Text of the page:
Published in the Vancouver Observer | November 20, 2011 | Circulation: 99,000 unique monthly readers
Vision Vancouver swept back into power with a landslide victory on city council, winning seven of 10 seats – but their election partners, the Coalition of Progressive Electors (COPE) fared disastrously, losing all their seats.
Supporters celebrated their win with a slightly raucous party at the Sheraton Hotel, but councillors remained circumspect about the loss of COPE from council – the parent party which spawned Vision Vancouver seven years ago.
“(COPE) seemed very strong on the ground – I’m still emotionally coping with it,” said Andrea Reimer, who was re-elected to city council. “Definitely I’m disappointed not to see COPE – particularly Ellen Woodsworth.
“I was hoping so much that R.J. Aquino would get in. I’m not that young anymore, but people under 40 getting involved in politics I’ve always been passionate about.”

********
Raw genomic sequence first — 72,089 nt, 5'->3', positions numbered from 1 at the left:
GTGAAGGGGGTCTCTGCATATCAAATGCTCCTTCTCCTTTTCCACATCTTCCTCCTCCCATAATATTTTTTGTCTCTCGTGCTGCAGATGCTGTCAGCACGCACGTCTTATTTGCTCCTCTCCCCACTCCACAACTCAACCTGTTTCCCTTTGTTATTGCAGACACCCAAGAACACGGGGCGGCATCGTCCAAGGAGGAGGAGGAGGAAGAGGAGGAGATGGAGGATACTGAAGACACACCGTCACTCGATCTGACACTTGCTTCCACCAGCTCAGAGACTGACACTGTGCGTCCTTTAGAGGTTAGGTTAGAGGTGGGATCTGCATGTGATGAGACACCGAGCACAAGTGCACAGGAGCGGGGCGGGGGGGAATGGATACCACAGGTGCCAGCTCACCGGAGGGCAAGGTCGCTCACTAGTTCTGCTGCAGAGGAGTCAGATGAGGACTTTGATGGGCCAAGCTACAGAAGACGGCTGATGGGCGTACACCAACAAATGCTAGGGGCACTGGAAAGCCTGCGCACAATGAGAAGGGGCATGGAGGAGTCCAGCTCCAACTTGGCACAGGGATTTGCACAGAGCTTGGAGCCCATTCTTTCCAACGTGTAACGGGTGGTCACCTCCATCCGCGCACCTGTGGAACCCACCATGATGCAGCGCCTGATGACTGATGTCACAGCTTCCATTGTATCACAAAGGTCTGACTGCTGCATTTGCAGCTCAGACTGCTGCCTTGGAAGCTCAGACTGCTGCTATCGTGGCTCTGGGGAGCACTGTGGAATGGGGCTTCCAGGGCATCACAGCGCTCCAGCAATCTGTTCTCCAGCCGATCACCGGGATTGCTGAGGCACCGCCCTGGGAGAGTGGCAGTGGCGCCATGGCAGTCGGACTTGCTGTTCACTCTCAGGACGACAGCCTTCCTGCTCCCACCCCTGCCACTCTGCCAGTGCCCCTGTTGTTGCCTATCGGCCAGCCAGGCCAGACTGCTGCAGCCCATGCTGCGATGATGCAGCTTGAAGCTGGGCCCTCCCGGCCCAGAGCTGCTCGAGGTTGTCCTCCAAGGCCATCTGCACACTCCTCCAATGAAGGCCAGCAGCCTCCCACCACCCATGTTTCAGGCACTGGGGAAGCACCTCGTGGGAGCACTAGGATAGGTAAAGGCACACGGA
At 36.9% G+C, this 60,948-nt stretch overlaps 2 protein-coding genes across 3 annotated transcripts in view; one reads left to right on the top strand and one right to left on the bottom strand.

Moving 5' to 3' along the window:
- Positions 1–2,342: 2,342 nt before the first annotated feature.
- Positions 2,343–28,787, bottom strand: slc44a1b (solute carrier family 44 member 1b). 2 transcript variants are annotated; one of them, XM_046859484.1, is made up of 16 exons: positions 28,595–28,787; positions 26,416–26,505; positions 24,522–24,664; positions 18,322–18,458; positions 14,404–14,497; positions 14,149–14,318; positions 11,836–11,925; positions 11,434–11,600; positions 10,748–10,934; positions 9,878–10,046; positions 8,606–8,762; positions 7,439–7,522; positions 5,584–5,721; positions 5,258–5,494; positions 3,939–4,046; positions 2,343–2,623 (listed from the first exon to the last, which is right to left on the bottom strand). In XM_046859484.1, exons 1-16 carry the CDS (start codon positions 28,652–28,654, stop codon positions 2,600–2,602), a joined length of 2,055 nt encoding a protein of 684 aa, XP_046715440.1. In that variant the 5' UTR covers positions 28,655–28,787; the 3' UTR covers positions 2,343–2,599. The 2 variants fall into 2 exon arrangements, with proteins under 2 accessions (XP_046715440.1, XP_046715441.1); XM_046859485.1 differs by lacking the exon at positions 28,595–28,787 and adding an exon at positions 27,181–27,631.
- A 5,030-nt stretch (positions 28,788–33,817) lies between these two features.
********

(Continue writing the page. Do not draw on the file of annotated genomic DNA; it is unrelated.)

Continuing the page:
Reimer said she already has her first motion to council drafted – to start up civic advisory committees to consult on issues from housing and seniors to childcare and biking.
“It’s very, very rare ever to sweep,” said Geoff Meggs, also re-elected to council. “It’s a tremendous vote of confidence from the people of the city.”
“(COPE) suffered from competition from Neighbourhoods for a Sustainable Vancouver. They suffered as well from the loss of David Cadman, who’s an experienced leader for their party. COPE is not going to fade away – they’ve been very resilient in the past.”
Labour columnist Bill Tieleman said that the biggest surprise of the election was the Non-Partisan Alliance (NPA) winning two seats on council, alongside the Green Party’s Adriane Carr.
“It’s surprising (the results) and the NPA used attack ads. Those do work, they managed to win two seats,. And they had no incumbents, so you have to give them credit for that.
“The reality is that developers and businesses are quite comfortable with Vison and Gregor Robertson.”
The election saw 144,823 Vancouverites casting ballots, which works out to roughly 35 per cent of eligible voters.